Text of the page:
Compared to, say, Oakland, the NYPD has arguably handled the demonstrations with restraint. But the pepper-spraying of seemingly peaceful protesters by a high-ranking NYPD official, a “white shirt,” who then melted into the crowd, presented an indelible image of a department that seemed unmoored. The offending officer was quickly identified as Deputy Inspector Anthony Bologna—not by the NYPD, but by internet sleuths. After Ron Kuby, an attorney for one of the protesters, demanded Mr. Bologna’s arrest, he was instead docked 10 vacation days and given a cozy reassignment to Staten Island, where he lives.
Now, officers from all five boroughs have been asked to work overtime on the periphery of Zuccotti Park, where every flare-up between the demonstrators and police is instantly captured on camera phones, posted to YouTube and dissected for hints of excessive force.
The month of October was a particularly rough one for the NYPD. On the 4th, citing a projected $4.6 billion deficit for fiscal year 2012, Mayor Mike Bloomberg imposed a hiring freeze and a mandatory 2 percent spending cut for all city agencies, including the police department.
On October 6, Mr. Kelly testified before the City Council after the AP reported that the NYPD had dispatched undercover officers to infiltrate mosques and Muslim student groups. Mr. Kelly denied the accusations.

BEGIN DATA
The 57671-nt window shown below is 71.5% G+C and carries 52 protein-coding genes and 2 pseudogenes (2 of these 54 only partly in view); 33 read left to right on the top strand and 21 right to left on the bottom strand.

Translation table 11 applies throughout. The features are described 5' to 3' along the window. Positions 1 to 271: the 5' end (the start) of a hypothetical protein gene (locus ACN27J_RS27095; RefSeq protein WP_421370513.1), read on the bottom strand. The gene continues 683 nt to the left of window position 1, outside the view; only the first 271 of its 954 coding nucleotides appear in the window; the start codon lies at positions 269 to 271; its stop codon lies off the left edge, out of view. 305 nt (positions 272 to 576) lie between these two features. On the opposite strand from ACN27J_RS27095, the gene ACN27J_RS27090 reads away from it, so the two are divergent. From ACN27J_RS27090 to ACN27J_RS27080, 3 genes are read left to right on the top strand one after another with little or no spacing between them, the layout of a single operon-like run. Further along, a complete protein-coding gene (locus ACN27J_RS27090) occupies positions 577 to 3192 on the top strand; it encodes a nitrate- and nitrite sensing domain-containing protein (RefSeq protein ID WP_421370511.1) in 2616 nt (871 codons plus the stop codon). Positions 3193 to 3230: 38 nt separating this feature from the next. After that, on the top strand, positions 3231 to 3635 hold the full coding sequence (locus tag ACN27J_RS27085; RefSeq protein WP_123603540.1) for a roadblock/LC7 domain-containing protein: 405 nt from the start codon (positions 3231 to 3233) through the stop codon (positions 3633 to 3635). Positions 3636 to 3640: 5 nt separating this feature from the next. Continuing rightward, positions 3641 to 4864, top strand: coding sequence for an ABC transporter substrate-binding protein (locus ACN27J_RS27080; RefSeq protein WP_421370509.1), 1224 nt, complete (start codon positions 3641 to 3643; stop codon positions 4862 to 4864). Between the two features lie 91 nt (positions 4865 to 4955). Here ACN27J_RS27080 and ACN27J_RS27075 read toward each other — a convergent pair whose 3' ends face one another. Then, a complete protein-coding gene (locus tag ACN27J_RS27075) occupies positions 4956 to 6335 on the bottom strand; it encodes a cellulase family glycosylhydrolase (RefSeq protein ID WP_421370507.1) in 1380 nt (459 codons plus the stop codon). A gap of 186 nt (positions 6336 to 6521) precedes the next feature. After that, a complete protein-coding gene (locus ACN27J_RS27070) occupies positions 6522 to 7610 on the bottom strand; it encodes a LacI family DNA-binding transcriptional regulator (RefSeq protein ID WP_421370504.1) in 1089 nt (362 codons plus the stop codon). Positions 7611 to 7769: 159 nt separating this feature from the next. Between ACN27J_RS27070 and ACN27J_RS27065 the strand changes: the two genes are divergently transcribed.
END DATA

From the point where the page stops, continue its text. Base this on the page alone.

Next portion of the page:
That same week, an ex-undercover cop, Stephen Anderson, testified in State Supreme Court in Brooklyn that narcotics officers were paid two to three hours of overtime for every heroin or cocaine arrest they made. The policy, he said, led other cops to start “flaking,” department slang for planting drugs on innocent suspects. According to the Daily News, the practice has already resulted in $1.2 million in settlements for false arrest lawsuits, and on Tuesday, Detective Jason Arbeeny, a 14-year NYPD veteran, was found guilty of planting drugs on a woman and her boyfriend.
The Bologna incident was followed by another altercation with an Occupy Wall Street protester, when footage emerged of Deputy Inspector Johnny Cardona punching Felix Rivera-Pitre in the face.
“I’ll only caution people when you see a picture, you have to see the whole sequence of events,” Mr. Kelly said after the incident. “Sometimes these are not neat situations. They can get tumultuous.” (Prosecutors have met with Mr. Cardona and are investigating the matter.)
On October 17, Officer Michael Daragjati was charged in Federal District Court in Brooklyn with violating the civil rights of an African-American man on whom he’d performed a stop-and-frisk. During the April 15 incident, when the man asked for Mr. Daragjati’s badge number, the officer charged him with resisting arrest. He later referred to the man by the aforementioned raical epithet during a phone call to a friend, which was recorded by the feds.
On October 25, Federal prosecutors charged a group of NYPD officers—some active, some former—with trafficking guns, slot machines, and stolen cigarettes across state lines.
Then charges came down in the ticket scandal.
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